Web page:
Was he like Babe Ruth in a legendary game, the one where the Bambino menacingly pointed his bat at some bleacher in the distance and then proceeded to smack a home run over the outfield fence to the exact spot he’d flagged? Super cool. But, imagine if Ruth had popped out to first instead.
A little swagger isn’t a bad thing. But get it wrong, and there’s no walking it home. In which context, I present a few remarks by Cadillac’s new president, Johan de Nysschen (pictured, right), formerly of Audi (North America) and Infiniti (worldwide). They come from Facebook, where he is among the industry’s most voluble and granular of insider commentators. Posting from the airport in Detroit one day in September, de Nysschen recounted media and internal responses to five new directives he’s floated since joining Cadillac on August 1.
“This past week, we announced a new flagship car to be built in Detroit. No reaction. Announced a product offensive, which will give Cadillac coverage of 95 percent of premium market segment. Slight twitch of the left eyebrow of the industry media. Announce new nomenclature system, to denote hierarchy and accommodate expanded future portfolio. Every armchair marketing expert has 10 opinions to share. … Announce that Cadillac is to be established as separate unit of General Motors, to be more autonomous and focus on the premium business. Emails from GM retires [sic] suggesting that is the dumbest idea since the Cimmaron. … Announce that Cadillac will establish its global HQ in New York. The wrath of hell descends upon me. I’m accused of moving the entire company just because I prefer to live in New York. To all the indignant souls out there: This has nothing to do with Detroit. … It has everything to do with creating an awesome car company. We must develop corporate processes, policies, mindsets, behaviors, attitudes, which are right sized for Cadillac … focusing on and responding to what it takes to win in the premium segment. No distractions. No side shows. No cross-brand corporate considerations. No homogenized, lowest-common-denominator approach. Just pure, unadulterated, CLASS. To create this change in approach, Cadillac must put distance between itself and the parent. Not because there is anything wrong at GM—the company is getting its act together like you won’t believe—but because Cadillac needs to FOCUS. And if we don’t move, nothing will change. … So, Detroit fans, I love your city, the success of Cadillac will be your success, the majority of our jobs remain in Detroit, and as we grow, these will increase too. But other than that—don’t mess with me.”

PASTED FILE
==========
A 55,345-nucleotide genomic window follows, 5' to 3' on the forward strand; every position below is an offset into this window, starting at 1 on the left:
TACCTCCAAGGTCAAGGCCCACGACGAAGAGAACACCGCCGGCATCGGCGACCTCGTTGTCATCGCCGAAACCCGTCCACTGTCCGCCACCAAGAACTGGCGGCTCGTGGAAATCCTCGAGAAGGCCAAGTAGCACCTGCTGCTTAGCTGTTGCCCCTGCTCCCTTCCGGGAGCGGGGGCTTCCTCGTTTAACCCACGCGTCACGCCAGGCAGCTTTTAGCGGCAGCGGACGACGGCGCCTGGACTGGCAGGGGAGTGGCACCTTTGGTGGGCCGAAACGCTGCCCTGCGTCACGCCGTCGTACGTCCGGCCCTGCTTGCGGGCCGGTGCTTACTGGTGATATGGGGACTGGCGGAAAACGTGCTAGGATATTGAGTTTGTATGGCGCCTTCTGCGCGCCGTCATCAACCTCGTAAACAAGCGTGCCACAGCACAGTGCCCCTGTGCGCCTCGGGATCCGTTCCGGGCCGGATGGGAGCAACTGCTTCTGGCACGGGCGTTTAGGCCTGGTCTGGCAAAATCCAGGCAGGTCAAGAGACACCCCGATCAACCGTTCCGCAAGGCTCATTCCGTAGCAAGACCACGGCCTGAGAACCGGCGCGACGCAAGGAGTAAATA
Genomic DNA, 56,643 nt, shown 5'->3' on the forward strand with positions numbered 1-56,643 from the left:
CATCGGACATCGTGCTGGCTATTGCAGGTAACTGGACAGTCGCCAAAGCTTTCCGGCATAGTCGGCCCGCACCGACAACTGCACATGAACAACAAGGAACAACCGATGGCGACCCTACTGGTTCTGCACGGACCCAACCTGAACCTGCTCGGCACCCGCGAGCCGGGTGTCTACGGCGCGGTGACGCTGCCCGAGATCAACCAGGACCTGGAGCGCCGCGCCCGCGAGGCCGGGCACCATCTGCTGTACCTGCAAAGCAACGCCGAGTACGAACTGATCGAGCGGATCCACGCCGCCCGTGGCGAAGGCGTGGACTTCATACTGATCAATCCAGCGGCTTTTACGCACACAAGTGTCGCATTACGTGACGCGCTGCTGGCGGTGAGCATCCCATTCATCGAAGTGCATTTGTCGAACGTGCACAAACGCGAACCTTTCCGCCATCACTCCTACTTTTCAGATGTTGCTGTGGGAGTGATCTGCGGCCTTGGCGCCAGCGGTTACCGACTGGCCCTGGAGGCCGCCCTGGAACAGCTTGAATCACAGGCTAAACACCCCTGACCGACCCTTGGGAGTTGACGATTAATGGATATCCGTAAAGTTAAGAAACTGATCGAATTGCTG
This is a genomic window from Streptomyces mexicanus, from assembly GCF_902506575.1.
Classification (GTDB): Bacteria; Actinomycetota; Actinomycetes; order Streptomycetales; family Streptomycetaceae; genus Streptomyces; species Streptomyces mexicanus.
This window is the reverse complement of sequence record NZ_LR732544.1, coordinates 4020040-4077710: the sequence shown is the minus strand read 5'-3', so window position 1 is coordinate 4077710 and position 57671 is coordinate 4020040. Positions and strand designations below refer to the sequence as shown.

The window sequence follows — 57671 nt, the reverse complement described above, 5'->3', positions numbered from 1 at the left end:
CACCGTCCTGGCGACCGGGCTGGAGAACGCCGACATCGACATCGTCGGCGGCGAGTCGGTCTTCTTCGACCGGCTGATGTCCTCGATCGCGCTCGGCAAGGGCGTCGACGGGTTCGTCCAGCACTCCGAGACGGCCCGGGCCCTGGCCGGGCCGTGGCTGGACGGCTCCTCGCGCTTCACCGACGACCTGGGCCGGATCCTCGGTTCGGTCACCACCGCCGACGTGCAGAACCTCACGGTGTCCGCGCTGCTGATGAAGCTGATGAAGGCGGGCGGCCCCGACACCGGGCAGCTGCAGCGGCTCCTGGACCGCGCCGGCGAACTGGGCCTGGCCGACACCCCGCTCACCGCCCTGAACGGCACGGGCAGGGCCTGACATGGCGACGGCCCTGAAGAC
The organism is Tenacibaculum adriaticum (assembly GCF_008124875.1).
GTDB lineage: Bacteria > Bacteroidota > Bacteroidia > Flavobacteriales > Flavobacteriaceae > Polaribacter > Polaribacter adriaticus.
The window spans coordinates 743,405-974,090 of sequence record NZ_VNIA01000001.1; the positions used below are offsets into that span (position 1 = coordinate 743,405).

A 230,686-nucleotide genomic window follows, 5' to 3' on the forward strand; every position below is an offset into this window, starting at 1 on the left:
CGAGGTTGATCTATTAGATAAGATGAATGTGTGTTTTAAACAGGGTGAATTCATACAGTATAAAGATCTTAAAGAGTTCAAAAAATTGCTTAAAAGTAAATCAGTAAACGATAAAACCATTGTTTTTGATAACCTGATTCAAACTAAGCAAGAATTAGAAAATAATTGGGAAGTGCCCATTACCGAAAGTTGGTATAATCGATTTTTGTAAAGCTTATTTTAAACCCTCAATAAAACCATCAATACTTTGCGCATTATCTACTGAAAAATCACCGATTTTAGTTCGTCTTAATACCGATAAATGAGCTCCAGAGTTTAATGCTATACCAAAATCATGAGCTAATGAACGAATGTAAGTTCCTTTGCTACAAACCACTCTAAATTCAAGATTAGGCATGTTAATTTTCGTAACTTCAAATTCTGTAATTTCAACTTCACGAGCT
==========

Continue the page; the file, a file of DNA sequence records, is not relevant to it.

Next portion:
In all, a fair summary of the response to his initiatives, zestily delivered, indeed. But let me just say, if de Nysschen’s point is that the media are largely populated by under-informed numbskulls who travel around in packs of under-informed numbskulls, well, tell us something we don’t already know. And while one applauds tough talk and pugnacious optimism, there are still a lot of ifs in there.
Cadillac can be a giant finger in the eye of the European luxury competition. It just needs to realize that it is its turn to be hip again. And not blow it.